Perfect day in this part of the country. Nice and quiet, just the way I like it. Working on a simple little project for an old friend over in Arizona that needed some latigo string for some saddle and chap repair. Don’t get me wrong–challenging and complicated is always welcome, but simple is a nice change of pace.
It’s a nice break from just doing gunleather. Mix things up a little, so to speak. I do have a bunch of holsters I’ll be working on this week. If you’re in the market, or just curious, feel free to stop back by–I’ll have pictures of the process as they progress. As long as I don’t forget to drag out the camera.
It’s finally cooled off around here and I’ve knocked the dust off a couple of saddle trees. The gunleather keeps me busy, and as always, thank you to all of my holster and gunbelt customers.
As most of you know, I stopped accepting advance orders about a year ago. It gives me the opportunity to make the stuff I want to, without the stress of a backlog. It’s funny how that works–something will “click” with folks, and you get buried in orders for it. I think you have to have a personality for the “always booked” lifestyle. It just doesn’t suit me.
I’ll be working on more gear for the 1911, and continue to dress ’em up with florals, oak leaves and acorns. Probably throw some basket stamping in there.
When I have products available, I’ll be posting them here with the handy little “Buy Now” button. It’s a win-win…I don’t have a waiting list, and you don’t have a wait.
I suppose I should confess my guilt. Not only do I spend the majority of my time making stuff, I also spend a huge number of hours watching other people make stuff. I’ve always been fascinated with useful products painstakingly created by hand, one at a time.
Watching widgets banged out by the thousands using machinery never held much appeal.
In my little world, my canvas is most often leather. But, many times it’s a camera, a Wacom tablet and stylus, software and other “techie” stuff. However, with the abundance of learning material available on YouTube, via Google, millions of assorted videos and images, websites, etc., there’s never a shortage of things to learn. More often, it’s a shortage of time.
A couple weeks ago I read the book “Steal Like An Artist,” by a guy named Austin Kleon. It’s a pretty funny book, but it also rings with truth. I was compelled to subscribe to his newsletter, and that weekly e-mail triggered whatever brain cells came up with the idea for this post. I didn’t actually steal anything. (The photo below is a screenshot).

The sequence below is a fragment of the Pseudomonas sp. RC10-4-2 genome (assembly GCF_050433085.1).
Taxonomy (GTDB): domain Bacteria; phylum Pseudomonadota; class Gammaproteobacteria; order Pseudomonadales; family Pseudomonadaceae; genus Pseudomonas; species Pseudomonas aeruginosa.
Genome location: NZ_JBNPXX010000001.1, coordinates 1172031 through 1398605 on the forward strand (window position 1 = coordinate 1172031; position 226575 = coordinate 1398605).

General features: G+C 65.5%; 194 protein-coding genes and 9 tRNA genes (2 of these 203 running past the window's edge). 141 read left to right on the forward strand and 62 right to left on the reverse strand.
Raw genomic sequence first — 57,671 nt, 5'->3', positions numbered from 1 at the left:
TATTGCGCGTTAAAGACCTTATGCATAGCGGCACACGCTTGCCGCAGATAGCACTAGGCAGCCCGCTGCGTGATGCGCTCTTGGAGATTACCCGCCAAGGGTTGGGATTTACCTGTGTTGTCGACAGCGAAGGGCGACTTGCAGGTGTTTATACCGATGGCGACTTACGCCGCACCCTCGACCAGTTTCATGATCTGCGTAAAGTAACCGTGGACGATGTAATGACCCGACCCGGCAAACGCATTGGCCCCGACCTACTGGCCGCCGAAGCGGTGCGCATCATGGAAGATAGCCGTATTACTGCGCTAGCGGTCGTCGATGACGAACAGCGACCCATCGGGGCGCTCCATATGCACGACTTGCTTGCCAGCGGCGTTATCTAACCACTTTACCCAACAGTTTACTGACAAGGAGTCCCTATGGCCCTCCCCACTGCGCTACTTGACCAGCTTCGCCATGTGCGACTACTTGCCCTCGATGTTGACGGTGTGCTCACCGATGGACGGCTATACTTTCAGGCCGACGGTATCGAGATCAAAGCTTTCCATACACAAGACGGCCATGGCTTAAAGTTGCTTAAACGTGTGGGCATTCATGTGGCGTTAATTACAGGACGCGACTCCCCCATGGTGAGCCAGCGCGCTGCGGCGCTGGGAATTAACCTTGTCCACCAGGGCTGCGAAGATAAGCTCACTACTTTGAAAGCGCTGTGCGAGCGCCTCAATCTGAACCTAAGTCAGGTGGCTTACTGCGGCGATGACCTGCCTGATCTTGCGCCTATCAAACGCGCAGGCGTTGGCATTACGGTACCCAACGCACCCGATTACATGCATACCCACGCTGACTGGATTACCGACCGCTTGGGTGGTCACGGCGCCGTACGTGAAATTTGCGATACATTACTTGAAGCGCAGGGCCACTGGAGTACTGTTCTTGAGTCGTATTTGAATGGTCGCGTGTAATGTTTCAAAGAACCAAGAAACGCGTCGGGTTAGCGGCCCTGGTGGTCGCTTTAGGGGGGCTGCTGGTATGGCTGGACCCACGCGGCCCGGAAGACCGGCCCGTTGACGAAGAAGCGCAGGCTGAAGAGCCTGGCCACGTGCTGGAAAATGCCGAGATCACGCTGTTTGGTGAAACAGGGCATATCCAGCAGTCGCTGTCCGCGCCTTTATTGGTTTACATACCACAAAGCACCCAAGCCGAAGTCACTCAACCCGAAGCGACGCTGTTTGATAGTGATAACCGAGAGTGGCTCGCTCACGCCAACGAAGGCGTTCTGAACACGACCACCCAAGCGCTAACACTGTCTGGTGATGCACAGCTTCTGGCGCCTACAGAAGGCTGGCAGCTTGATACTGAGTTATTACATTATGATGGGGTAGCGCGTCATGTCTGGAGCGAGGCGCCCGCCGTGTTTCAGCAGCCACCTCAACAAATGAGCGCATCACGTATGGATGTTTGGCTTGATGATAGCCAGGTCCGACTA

Personally, I like to think I don’t copy anybody, or God forbid–steal. But, I learn from everybody. Just a few of my influences would be California saddlemaker Jeremiah Watt, Idaho artist and saddlemaker Cary Schwarz, Colorado saddlemaker and leather master Jesse W. Smith, Dusty Johnson, and easily a thousand others. If you can find them on the Leatherworker.net Forum, they’re an influence for me.
Just in the gunleather genre I’d have to mention Matt Del Fatti up in Northern Wisconsin, Milt Sparks Holsters in Boise, Idaho, and Tucker Gunleather over in Houston, Texas. That’s just three, but be assured I’ve forgotten to list a hundred others.
Here’s an article by Casey Lesser I read this morning on Artsy.net.
Here’s some links to the folks mentioned earlier if you’d like to go over and take a look. All artists in their own right, and influential on me and many, many others. If leather is something you’re interested in looking into, and trying your hand with, there is no better resource than LeatherWorker.net .
I’ve heard it said, “there’s a method to the madness.” Seems appropriate.
It’s been a busy month around here so far, and I’m thankful for it. If you’ve been here before, you’ve likely noticed a lot of changes. We’re experimenting with “website themes.” You may have also noticed that when it comes to technology, I really don’t know what the hell I’m doing.
That hasn’t slowed me down.
Most of what’s posted around here is gunleather in some shape or form. Today, there are a few holsters, quite a few belts, and a couple of workbench and machinery photos. Fact is, gunleather’s just a small part of what I do. It’s fun, and I enjoy it–I carry every day, so it’s near & dear you might say.
Among other things, I also make a little rodeo gear, a lot of livestock, pet and cowboy gear, and there’s a few saddles in various stages of progress. There’s always something “underway.” That could mean anything from just-started to damn-near done. As I figure things out, I’ll post it, or list it, and if you like it, we can make it possible for you to own it.
Thanks for stopping by. I hope you’ll make it a regular visit.
I’ve shared this before, a while back. Just came across it again, and thought I’d share it…again.
Back in May of 1980 I was living in Spokane, Washington. Two things are always at the forefront of my memory of that time. Mount St. Helens blowing her top, and hanging out at Jesse W Smith‘s saddle shop. Jesse built the first bronc saddle I ever owned. He took a Raymond Hulin bareback riggin’ as a down-payment on it, and financed the rest.
Jesse’s a cool dude. Always has been. American military Veteran, teacher, artist. Fact is, in our business he’s a legend. He doesn’t know it, and he’d probably think I was addled for saying it, but it’s true. A quiet, humble, American treasure.
Thank you for the friendship Jesse. Thank you for letting an 18-year old, wanna be bronc rider hang around your shop back in the day. And, thank you for the trust.